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September 24, 2009

"Judge: Teen too pregnant for jail; She can give birth first, then go, judge says"

The title of this post is the headline of this interesting local article from Michigan. Here are the details:

A 19-year-old Pontiac woman was to be sentenced to prison Wednesday for her role in a crash that killed her pregnant friend. Instead, she will get a nine-week reprieve because she is now pregnant and due to deliver in five weeks. The sentencing judge said he did not want the child born behind bars.

Alexis D. Wilson stood before Oakland County Circuit Judge Edward Sosnick. Sosnick told her she would have to report for sentencing Nov. 25. Her baby is due Nov. 1.

Wilson, who is unemployed, faces 43 to 86 months in prison for the July 6, 2008, death of Tamia Williams, 17. Blood tests, taken at the scene but completed almost six months later, showed traces of marijuana in Wilson.

She pleaded no contest earlier this year to driving while intoxicated causing death, manslaughter with a motor vehicle and operating a motor vehicle while intoxicated, causing a miscarriage.

Her attorney, Cyril Hall, said there was no evidence marijuana was a cause. "There is no evidence whatsoever that this accident was the result of intoxication," he said. "It's like drinking 30 days ago, then you get stopped today and arrested for drunk driving."

However, under Michigan law, drivers who have marijuana in their bloodstream at the time of an accident are guilty of a crime.

September 24, 2009 at 09:25 PM | Permalink

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Comments

Seems like a statement of ineffective assistance of counsel.

Posted by: mpb | Sep 25, 2009 5:47:53 PM

Smart judge. Avoid the medical costs, and the medical liability costs. The child is born defective from all that drug and alcohol use, the jail get scapegoated by a plaintiff lawyer.

Posted by: Supremacy Claus | Sep 25, 2009 9:31:13 PM

MPB,

How so? Michigan has simply chosen an extremely strict definition of DUI where marijuana is detected. Given that possession is a strict liability offense I believe that choice is within the universe of valid options the state has available. The attorney may well be right that the legal intoxication did not play a role in this crash, but that still doesn't do much to help the client.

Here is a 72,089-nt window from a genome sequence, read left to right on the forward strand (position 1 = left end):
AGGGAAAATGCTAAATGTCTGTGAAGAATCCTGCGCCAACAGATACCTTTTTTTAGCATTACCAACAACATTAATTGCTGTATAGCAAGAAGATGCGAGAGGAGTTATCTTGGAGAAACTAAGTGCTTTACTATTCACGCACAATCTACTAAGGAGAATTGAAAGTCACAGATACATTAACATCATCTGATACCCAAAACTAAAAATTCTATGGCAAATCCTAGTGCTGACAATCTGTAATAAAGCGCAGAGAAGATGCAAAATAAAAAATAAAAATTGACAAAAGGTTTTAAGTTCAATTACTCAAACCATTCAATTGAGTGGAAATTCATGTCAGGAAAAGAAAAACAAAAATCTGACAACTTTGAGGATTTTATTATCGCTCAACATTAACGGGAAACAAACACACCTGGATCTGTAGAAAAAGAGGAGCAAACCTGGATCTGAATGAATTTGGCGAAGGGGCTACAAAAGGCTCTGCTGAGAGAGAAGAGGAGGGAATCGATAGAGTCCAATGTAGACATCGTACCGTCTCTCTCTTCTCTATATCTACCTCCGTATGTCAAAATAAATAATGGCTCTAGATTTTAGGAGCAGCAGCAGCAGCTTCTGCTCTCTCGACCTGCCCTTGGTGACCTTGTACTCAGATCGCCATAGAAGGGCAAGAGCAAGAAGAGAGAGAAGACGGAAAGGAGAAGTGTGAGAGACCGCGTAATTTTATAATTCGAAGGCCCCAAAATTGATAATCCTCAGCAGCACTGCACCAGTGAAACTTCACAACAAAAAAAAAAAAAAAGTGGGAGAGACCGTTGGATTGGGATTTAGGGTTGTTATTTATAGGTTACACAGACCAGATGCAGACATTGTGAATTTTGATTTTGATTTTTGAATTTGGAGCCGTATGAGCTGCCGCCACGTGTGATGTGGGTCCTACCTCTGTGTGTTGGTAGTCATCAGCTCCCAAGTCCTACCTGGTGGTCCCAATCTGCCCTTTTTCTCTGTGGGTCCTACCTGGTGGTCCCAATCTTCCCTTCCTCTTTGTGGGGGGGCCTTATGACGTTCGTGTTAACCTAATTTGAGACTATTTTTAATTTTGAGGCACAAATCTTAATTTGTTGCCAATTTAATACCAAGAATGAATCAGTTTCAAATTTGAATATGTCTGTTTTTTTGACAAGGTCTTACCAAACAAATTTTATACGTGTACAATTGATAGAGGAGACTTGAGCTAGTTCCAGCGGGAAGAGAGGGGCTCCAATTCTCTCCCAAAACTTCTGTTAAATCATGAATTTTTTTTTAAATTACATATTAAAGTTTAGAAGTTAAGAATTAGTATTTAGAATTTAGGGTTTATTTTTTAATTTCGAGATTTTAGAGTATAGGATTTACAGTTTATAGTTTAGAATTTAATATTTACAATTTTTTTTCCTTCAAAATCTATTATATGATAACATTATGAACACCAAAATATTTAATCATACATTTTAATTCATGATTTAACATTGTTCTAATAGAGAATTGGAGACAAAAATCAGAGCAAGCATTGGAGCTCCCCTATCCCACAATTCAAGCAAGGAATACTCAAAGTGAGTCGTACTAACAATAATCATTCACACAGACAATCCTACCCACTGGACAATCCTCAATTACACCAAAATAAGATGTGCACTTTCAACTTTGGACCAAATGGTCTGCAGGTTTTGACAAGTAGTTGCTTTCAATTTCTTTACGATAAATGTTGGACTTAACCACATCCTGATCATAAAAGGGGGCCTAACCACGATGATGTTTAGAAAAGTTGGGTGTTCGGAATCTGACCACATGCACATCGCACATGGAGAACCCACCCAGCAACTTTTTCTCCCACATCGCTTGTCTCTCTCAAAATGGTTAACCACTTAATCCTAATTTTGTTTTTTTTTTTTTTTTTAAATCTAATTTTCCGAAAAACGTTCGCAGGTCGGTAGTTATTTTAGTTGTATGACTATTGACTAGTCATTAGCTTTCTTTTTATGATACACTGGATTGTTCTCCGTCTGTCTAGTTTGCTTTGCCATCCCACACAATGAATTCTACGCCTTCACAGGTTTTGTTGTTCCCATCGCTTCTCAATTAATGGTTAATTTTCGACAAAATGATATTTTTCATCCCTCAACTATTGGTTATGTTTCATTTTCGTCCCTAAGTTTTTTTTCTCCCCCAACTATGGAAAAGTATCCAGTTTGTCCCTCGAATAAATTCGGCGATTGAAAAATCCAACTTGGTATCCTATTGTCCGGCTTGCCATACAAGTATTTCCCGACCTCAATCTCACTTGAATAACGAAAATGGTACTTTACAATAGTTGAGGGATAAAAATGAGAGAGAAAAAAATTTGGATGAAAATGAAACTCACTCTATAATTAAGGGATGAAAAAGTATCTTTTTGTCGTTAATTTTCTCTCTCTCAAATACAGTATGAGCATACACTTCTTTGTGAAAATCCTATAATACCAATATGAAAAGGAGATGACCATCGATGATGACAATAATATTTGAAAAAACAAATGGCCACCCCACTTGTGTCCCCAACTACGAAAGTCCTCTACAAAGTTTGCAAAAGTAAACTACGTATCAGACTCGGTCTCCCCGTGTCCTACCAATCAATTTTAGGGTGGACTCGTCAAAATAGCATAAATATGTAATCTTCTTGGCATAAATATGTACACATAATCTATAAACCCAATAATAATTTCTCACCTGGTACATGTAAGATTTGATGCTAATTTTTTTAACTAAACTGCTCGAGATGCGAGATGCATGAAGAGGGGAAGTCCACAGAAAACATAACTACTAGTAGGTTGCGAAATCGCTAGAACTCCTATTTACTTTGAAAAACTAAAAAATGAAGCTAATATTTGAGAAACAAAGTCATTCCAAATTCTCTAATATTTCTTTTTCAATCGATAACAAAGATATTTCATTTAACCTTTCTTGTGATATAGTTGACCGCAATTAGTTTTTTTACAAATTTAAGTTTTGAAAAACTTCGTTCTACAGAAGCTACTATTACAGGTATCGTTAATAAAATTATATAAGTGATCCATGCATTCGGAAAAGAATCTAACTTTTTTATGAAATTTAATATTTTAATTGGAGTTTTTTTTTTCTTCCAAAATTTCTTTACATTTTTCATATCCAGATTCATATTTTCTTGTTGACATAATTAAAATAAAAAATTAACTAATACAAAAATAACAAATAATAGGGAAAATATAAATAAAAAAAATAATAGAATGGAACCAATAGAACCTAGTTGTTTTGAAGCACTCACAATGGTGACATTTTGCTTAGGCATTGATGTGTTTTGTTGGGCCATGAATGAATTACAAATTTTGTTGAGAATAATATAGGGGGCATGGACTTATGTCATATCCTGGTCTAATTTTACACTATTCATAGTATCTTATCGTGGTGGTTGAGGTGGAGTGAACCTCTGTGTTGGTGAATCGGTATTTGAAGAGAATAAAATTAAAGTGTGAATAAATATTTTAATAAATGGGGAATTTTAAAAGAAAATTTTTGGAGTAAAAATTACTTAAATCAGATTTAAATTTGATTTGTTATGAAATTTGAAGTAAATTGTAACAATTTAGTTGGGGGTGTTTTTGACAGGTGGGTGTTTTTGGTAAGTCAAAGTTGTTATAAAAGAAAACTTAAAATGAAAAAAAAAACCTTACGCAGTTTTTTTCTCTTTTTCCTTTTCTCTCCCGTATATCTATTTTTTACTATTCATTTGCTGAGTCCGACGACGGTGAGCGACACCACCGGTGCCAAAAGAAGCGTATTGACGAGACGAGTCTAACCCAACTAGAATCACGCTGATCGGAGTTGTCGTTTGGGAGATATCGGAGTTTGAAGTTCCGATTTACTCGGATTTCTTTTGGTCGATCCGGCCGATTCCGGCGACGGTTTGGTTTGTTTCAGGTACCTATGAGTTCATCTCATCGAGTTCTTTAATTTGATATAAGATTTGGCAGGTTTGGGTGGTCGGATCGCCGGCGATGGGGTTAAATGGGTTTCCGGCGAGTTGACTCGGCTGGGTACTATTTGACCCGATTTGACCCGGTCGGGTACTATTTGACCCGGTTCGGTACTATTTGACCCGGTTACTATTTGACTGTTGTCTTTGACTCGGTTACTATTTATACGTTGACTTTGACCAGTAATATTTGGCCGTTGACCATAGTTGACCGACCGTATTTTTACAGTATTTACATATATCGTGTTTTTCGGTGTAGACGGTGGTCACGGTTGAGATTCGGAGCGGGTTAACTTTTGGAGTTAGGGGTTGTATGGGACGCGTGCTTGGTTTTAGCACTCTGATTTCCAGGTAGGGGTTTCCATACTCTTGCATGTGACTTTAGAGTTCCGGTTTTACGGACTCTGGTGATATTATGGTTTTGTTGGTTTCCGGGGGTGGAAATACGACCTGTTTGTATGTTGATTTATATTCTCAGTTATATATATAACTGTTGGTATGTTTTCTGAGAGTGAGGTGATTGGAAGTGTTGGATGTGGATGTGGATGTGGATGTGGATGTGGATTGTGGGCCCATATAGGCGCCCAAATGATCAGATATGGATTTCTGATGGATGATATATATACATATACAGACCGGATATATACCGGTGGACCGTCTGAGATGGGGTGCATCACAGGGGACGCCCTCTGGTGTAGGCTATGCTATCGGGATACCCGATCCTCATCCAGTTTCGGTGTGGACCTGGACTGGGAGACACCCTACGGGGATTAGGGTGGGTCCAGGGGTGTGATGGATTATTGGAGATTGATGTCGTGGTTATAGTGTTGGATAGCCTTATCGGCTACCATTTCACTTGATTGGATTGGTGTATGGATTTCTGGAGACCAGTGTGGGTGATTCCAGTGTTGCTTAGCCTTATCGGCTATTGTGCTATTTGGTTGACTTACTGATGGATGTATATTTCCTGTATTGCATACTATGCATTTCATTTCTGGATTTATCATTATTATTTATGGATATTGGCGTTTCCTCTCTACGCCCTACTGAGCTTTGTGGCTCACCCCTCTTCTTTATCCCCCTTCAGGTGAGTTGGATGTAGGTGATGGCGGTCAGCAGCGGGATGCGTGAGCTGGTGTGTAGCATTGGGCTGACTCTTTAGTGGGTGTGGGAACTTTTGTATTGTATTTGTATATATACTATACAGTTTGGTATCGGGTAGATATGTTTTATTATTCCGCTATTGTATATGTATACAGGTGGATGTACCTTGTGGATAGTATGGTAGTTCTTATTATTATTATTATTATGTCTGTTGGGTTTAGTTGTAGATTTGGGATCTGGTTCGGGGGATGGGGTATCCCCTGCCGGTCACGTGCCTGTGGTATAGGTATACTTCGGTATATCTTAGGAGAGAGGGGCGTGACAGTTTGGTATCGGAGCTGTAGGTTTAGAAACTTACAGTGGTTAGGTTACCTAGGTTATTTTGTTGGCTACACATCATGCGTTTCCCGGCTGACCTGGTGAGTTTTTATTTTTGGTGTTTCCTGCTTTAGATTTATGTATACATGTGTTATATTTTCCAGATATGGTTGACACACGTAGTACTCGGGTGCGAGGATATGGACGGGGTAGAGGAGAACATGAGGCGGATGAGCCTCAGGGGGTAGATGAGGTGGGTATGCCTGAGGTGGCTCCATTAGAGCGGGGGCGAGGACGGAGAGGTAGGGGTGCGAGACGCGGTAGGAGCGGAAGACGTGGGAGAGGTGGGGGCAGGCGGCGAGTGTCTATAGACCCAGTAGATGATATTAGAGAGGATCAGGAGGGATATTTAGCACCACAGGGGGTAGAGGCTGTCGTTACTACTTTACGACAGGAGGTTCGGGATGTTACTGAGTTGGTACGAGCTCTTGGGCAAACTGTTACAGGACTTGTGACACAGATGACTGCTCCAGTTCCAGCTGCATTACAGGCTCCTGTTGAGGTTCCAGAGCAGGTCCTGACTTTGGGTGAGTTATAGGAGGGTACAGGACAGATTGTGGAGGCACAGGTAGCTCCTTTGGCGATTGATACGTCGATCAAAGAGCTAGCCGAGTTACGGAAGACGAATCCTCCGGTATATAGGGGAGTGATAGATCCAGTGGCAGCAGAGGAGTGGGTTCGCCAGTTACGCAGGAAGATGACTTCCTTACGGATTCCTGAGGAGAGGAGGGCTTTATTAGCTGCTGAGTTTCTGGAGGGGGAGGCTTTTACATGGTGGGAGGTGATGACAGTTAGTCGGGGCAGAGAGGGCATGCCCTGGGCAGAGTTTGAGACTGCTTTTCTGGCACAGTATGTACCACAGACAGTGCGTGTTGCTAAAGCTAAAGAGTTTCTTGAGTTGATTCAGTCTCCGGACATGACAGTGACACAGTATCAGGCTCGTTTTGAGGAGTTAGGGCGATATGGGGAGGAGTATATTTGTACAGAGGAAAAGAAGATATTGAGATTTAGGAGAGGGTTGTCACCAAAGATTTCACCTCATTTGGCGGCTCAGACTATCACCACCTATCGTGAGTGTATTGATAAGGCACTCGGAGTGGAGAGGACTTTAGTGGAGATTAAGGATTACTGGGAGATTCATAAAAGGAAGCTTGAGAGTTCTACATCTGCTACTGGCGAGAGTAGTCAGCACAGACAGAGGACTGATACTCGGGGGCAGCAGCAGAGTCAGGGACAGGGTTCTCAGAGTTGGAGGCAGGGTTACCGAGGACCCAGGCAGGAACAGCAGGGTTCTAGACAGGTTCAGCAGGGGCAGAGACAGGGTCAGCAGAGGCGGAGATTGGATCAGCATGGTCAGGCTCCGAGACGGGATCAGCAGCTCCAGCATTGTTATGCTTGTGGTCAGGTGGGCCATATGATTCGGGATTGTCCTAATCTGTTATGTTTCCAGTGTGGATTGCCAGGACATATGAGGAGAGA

Posted by: Soronel Haetir | Sep 26, 2009 1:43:47 AM

I practice in Michigan. For once, I agree with Supremacy Claus. I had a judge place a pregnant client on probation, order immediate jail time as a part of the probation, release the defendant from jail to go to the hospital to have the baby (not at the expense of the county), but under orders to return to the jail immediately after being released from the hospital. He then found her in violation of her probation when she delayed returning after being released from the hospital. It's all about the money.

Posted by: Greg Jones | Sep 28, 2009 10:24:01 AM

I practice in Michigan and chair the amicus committee of the Criminal Defense Attorneys of Michigan, the NACDL affiliate.

Michigan's definition of DUID has nothing to do with intoxication. It is illegal to drive with the presence of a byproduct of THC in one's body. The byproduct is not intoxicating and is not an indication of current intoxication. It only indicates that sometime in the relatively recent past, the person consumed THC. There is no rational connection between the prohibited conduct and the event.

The michigan supreme court decision which interpreted the statute in such a strained fashion is up for reconsideration in a case being argued there next week.

Posted by: John Minock | Sep 29, 2009 10:06:11 AM

When I was pregnant I has the same feelings about that, so be patient.

Posted by: cheap soft cialis | Apr 8, 2010 1:58:19 PM

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